AmSpec: Still, it seemed like it might have been going in that direction until suddenly we learned that leadership had given up — basically blaming conservatives — and have now allowed Democrats to pass a clean debt ceiling increase. How does that happen?

Staffer 1: The leadership has a playbook. They pooh-pooh conservative suggestions for real reforms — entitlement reforms, structural reforms, and so on — and then pass a “show bill,” like a debt ceiling increase tied to a small conservative policy goal which they know Harry Reid will reject, because Reid knows the House leadership will surrender. Then leadership waits until we’re right against the deadline, the media starts attacking Republicans as threatening to cause a national default, and then the GOP caves and leadership gets what it actually wants — a clean debt ceiling while punishing conservatives.

AmSpec: I still don’t understand. Wouldn’t attaching a popular and modest conservative policy goal at least have put Harry Reid and President Obama in a difficult political position, forcing them either to give Republicans something or to refuse a debt ceiling bill whose only other provision is widely supported by voters? Why do you think that a debt ceiling with a modest conservative policy goal was not passed?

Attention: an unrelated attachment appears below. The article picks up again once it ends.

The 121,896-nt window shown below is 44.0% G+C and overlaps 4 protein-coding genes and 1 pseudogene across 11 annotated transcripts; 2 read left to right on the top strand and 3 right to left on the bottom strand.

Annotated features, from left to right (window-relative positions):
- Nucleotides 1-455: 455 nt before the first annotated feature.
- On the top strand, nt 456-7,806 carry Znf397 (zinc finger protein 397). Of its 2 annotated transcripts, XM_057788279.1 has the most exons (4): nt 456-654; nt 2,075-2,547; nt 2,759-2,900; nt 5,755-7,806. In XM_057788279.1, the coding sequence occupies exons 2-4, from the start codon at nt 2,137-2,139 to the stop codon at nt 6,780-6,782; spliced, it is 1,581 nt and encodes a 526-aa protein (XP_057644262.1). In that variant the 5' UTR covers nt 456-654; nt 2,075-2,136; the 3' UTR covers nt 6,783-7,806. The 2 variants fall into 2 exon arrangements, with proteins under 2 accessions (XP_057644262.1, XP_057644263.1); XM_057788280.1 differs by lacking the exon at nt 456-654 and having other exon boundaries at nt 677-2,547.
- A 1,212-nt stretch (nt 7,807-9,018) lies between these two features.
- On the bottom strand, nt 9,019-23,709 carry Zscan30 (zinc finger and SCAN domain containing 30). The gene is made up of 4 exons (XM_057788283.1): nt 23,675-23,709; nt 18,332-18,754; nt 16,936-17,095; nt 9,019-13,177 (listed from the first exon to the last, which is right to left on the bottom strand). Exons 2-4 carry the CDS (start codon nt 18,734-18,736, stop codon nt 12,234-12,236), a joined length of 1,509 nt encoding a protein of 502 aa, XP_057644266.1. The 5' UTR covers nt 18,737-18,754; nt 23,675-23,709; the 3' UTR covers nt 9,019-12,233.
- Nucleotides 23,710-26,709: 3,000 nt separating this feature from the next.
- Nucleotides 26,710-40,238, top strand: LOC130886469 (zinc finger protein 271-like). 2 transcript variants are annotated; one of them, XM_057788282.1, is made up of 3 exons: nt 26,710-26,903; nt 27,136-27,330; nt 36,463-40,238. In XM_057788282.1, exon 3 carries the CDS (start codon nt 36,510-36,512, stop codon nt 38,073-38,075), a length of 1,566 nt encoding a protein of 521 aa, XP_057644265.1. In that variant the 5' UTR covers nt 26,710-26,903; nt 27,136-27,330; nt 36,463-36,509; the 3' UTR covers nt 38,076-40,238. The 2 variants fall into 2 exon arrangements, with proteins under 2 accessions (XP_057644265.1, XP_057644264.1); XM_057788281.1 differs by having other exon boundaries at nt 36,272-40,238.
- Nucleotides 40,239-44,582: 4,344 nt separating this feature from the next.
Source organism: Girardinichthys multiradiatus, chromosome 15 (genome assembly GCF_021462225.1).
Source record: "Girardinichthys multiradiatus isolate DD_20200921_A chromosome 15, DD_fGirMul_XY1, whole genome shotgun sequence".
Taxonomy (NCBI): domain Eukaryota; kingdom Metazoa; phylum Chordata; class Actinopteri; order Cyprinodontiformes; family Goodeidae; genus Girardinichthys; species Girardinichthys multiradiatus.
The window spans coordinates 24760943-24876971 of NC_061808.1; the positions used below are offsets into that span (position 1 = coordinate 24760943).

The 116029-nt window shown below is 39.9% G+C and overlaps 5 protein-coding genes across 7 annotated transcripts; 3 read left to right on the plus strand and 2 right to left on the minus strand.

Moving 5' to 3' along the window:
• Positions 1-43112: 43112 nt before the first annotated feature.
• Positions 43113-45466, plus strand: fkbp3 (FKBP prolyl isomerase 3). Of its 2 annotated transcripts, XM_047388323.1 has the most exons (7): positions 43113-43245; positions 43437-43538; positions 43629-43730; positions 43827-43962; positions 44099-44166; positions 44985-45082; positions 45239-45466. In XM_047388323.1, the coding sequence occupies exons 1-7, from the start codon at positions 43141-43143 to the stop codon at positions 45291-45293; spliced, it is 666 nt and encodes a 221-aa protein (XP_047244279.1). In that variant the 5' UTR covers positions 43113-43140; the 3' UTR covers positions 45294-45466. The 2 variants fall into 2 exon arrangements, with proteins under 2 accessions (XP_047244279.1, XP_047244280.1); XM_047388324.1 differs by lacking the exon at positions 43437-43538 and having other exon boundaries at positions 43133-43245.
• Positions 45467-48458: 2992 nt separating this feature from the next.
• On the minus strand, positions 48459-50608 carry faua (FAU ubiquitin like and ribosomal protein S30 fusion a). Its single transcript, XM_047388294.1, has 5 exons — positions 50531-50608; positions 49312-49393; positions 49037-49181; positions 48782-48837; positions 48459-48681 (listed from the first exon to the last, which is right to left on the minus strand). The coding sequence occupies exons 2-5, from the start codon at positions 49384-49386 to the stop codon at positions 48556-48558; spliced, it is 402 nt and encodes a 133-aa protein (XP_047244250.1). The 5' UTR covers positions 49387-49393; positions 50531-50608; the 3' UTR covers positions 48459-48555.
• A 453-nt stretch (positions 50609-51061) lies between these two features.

Staffer 1: We don’t have 218 people in the House that would fight for even minor “victories” attached to a debt ceiling increase. Democrats know it. Republican House leadership knows it. So we get a clean debt ceiling increase in the end. The question then is whether we play into the theater, create drama over a few weeks, and allow leadership to blame conservatives for the mess, or whether we stop playing their game and require them to reveal their true position (which is that they’re comfortable with a clean debt ceiling increase and they’re unwilling actually to fight for anything more).